One of the other unique things is that when a women's body is pregnant and carrying that life, her immune system surges. All of her systems surge. You grow more hair and nails. Just everything is kicked up a notch. When I was first pregnant, I had about 100 to 125 T cells. My T-cell count had dropped from the time I was first diagnosed, from 189, and at one point it had dropped all the way as low as 11. I literally had zero percent of an immune system. When medications came along, I was able to get up to about 100 to 125, but never more than that. But when I got pregnant, they went up to 500. So I credit being able to get my immune system back to Danica. She gave me my immune system back.

I don't know if her body trained my body. I don't know if it's just the process of what happens to a woman's body, that all of a sudden your body has to remember how to have an immune system, I don't know. But now I'm anywhere between the high 400s to the low 600s.

Amazing. Is your viral load undetectable now?

My viral load has been undetectable for 10 years.

Are you taking HIV meds now?

Yes, I take Kaletra, Viramune [nevirapine] and Viread [tenofovir].

I also take Singulair [montelukast], Zyrtec [cetirizine], Claritin [loratadine], Paxil [paroxetine] and Prozac [fluoxetine]. So three HIV medications, three allergy medications and two antidepressants.

Do you have private insurance?

Nope, I was deemed disabled in 1997, which was following a whole series of pneumonias and the surgery and all the opportunistic infections. That's what really led my doctor to say, "OK, that's it. I know you're fighting the fight and your heart is in it. You're doing well. You feel great. However, your body's falling apart left and right. So we're making the formal recommendation for you to have disability. You will get social security and you will get Medicare. That will cover you for hospitals, doctors and 100 percent of your medications."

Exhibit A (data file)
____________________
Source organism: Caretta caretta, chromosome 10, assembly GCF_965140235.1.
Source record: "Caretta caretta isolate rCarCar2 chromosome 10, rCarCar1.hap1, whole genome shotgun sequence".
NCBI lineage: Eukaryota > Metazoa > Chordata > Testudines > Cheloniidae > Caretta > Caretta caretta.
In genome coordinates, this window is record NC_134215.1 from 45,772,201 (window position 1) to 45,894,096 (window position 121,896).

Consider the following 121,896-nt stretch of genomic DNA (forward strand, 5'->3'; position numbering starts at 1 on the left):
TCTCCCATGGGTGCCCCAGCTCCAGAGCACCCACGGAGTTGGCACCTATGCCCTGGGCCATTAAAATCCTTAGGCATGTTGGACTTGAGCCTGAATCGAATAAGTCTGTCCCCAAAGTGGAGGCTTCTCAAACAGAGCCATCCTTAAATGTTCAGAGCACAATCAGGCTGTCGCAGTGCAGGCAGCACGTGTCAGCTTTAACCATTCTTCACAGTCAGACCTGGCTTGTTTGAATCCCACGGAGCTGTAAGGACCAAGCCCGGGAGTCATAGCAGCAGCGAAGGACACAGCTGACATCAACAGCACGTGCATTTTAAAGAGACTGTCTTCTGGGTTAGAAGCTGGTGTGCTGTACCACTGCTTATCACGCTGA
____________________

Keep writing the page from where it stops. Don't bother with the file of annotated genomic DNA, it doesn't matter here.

I have gotten off disability and gone to work three times over the years. I'm now in the process of my fourth time getting off disability and going to work.

Shana Cozad.

Shana Cozad.

What are you going to be doing?

Well, it's going to be dependent upon how much work I can establish for myself. Currently, I'm working for a day spa. One of the things that I had done before I left California was I went through a massage school and got my training in Esalen-style massage, which is very similar to Swedish. I've used it off and on over the years, but it was never something I had specifically set out as a career. It was just always sort of something I would fall back on, if needed. And it's not at all the type of little back-alley-with-a-happy-ending type of massage. It's professional, therapeutic, stress-relieving massage.

I've worked for health departments and I've had prevention educator jobs. I've done lots and lots of work in the HIV community. In this state, the last job that I had was working for the health department. I was actually quite quickly burnt out because HIV education here in this state is about 20 years behind.

What sorts of things you do to keep healthy, besides staying adherent to your meds and engaging with Native American culture and rituals?